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The Eddie logs 1.2 million views to the live webcast

Ross Clarke-Jones © WSL/Noyle

 

 

Big Wave Updates

Event tallies up 750,000 hours of watched live coverage

Surfersvillage Global Surf News, 3 March, 2016 - Haleiwa - The World Surf League confirmed that there were more than 1.2 million views to the live stream webcast of The Eddie, amounting to 750,000 hours of watched live coverage. Fans from more than 200 countries -- ranging from Australia to Argentina, Brazil to Burkina Faso, and everywhere in between – logged on to catch the action. 

WSL videos from The Eddie have been viewed more than 13 million times on Facebook alone. In addition, more than 1,000 international broadcast and digital news outlets covered the event, bringing Hawaii ever closer to the world.

Since acquiring the Association of Surfing Professionals two years ago, the WSL has made significant investments to improve all aspects of its broadcast, delivering world-class content to viewers all over the world via traditional broadcast outlets and through its webcast and free downloadable app.

Employing more high-def cameras to capture the action, slo-mo cameras to show viewers how judges rate each wave, the use of drones to bring fans closer to the action, and putting reporters in the water in the midst of a roiling field of play, the WSL created a complete broadcast infrastructure to bring The Eddie to a truly global audience.

But it’s not just The Eddie. Each year, the WSL produces more than 800 hours of live, digital broadcasts that culminate in Hawaii with Samsung Galaxy Championship Tour finale the Vans Triple Crown and Billabong Pipe Masters.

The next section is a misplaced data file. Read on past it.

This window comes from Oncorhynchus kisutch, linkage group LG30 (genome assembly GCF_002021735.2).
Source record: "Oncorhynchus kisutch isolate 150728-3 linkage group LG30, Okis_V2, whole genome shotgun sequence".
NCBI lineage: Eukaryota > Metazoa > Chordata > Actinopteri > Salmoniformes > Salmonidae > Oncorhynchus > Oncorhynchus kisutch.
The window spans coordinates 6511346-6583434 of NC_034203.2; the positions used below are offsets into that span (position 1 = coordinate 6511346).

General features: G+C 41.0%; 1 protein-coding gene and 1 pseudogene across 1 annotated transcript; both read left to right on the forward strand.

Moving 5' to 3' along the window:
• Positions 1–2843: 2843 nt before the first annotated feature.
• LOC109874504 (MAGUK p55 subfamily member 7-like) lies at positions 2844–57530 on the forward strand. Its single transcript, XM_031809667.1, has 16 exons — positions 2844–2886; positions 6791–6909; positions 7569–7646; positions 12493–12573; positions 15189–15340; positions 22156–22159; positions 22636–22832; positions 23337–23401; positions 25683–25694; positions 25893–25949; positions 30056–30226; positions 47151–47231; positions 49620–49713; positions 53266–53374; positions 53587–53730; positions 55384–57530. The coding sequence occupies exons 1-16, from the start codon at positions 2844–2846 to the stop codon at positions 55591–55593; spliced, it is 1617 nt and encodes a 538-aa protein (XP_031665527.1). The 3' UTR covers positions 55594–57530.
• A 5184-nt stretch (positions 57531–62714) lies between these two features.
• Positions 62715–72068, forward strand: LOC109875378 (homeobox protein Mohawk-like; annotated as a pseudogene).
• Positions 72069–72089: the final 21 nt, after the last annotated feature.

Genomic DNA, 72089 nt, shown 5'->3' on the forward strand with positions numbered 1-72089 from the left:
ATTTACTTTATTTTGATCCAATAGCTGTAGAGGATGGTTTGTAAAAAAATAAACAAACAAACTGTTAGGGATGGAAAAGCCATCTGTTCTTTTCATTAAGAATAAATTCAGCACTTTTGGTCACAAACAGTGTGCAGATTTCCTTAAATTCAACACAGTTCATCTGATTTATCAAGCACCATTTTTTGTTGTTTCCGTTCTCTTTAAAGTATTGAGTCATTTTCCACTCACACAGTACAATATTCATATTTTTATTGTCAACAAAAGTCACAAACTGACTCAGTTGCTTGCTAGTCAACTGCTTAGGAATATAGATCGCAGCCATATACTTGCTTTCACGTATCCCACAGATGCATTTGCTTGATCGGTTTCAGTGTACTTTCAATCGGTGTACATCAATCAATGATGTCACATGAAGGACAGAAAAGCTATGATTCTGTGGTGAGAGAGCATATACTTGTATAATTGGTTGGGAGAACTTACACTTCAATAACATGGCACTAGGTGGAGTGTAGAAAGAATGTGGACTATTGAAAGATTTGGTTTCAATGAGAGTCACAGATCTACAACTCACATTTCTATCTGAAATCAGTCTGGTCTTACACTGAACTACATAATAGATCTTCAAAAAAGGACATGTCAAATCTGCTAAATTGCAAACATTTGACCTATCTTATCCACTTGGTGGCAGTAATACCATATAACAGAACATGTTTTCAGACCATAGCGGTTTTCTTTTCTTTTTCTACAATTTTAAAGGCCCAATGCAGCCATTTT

“One of the things that made The Eddie so special was that we were able to share the history of the event and the story of Eddie’s legend and his relevance to Hawaiian culture to surf fans around the world,” said Jed Pearson, the World Surf League’s EVP for Content & Programming.

“We are extremely fortunate that Mother Nature cooperated by producing waves with heights of 60-feet in some cases, and the competitors – including Eddie’s younger brother Clyde – attacked the waves with incredible passion and fearlessness.”

If you were one of the 25,000 surfing fans fortunate enough to find yourself on Oahu’s North Shore on Thursday, it was the experience of a lifetime as the massive waves drew roars and cheers from surfing’s ultimate stadium of Waimea Bay. But for millions around the world - or those stuck in a downtown Honolulu office - the World Surf League’s global HD broadcast became your connection to Eddie Aikau’s story and the greatest Big Wave day in history.

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